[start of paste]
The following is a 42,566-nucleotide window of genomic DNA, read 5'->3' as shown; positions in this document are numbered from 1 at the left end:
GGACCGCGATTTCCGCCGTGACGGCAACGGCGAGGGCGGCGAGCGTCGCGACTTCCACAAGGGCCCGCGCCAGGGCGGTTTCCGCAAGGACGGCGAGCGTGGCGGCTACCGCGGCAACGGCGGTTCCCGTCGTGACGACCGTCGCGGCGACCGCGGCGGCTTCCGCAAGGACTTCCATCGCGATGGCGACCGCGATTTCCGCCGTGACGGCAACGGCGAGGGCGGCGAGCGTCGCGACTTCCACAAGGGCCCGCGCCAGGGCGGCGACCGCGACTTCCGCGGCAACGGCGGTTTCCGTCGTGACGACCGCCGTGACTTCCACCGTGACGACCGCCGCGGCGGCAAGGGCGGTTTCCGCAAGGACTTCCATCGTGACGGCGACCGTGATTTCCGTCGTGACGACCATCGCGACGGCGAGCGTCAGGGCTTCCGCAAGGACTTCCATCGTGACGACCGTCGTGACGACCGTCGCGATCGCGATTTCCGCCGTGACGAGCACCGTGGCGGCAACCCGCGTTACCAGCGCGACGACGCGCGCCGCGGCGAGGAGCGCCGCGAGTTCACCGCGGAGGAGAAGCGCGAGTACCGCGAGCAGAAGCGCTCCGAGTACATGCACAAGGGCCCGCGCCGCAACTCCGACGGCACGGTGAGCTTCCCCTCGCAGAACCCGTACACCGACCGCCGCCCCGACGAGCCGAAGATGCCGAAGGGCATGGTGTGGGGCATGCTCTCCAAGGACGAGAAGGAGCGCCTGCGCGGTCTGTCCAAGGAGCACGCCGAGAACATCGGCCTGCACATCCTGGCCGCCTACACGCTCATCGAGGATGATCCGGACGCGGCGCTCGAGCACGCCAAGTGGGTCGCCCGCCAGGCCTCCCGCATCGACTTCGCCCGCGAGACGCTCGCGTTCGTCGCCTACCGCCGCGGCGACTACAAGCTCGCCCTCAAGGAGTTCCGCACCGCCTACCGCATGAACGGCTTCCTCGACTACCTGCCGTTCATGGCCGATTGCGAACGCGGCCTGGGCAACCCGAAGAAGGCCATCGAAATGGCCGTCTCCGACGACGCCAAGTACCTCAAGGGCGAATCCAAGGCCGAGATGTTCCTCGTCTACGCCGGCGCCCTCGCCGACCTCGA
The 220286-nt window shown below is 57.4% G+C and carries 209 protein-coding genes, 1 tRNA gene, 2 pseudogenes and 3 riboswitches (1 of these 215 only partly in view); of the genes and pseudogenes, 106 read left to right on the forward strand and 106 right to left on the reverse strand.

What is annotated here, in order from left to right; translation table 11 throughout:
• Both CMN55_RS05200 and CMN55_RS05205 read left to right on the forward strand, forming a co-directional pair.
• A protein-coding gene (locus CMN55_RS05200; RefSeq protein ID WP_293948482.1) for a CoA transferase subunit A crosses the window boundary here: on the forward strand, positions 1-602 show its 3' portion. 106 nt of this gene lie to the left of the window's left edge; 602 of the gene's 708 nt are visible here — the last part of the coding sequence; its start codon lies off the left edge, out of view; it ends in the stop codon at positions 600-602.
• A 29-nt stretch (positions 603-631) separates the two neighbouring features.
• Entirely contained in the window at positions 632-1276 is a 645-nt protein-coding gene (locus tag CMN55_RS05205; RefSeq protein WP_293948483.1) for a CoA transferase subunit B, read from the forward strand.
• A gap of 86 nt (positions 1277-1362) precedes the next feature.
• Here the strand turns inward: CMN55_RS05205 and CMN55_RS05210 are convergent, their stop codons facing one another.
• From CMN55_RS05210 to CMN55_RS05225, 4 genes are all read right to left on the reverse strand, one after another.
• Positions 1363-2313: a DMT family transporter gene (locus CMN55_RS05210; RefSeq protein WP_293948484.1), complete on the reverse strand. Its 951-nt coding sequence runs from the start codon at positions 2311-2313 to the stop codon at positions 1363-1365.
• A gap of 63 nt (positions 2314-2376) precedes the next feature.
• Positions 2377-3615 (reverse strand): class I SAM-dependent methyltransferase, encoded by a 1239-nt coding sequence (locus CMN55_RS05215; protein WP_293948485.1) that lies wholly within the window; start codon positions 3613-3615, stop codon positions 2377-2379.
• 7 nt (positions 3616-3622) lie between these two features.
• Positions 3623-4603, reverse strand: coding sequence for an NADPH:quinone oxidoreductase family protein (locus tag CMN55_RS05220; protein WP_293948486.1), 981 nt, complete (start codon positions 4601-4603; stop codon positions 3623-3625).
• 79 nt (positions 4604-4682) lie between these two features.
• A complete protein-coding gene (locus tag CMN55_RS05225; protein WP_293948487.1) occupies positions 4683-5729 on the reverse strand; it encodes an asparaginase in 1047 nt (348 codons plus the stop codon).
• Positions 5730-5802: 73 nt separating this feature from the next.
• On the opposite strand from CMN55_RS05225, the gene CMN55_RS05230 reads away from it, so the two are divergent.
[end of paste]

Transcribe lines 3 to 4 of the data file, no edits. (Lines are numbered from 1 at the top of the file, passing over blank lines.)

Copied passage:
The 220286-nt window shown below is 57.4% G+C and carries 209 protein-coding genes, 1 tRNA gene, 2 pseudogenes and 3 riboswitches (1 of these 215 only partly in view); of the genes and pseudogenes, 106 read left to right on the forward strand and 106 right to left on the reverse strand.

What is annotated here, in order from left to right; translation table 11 throughout: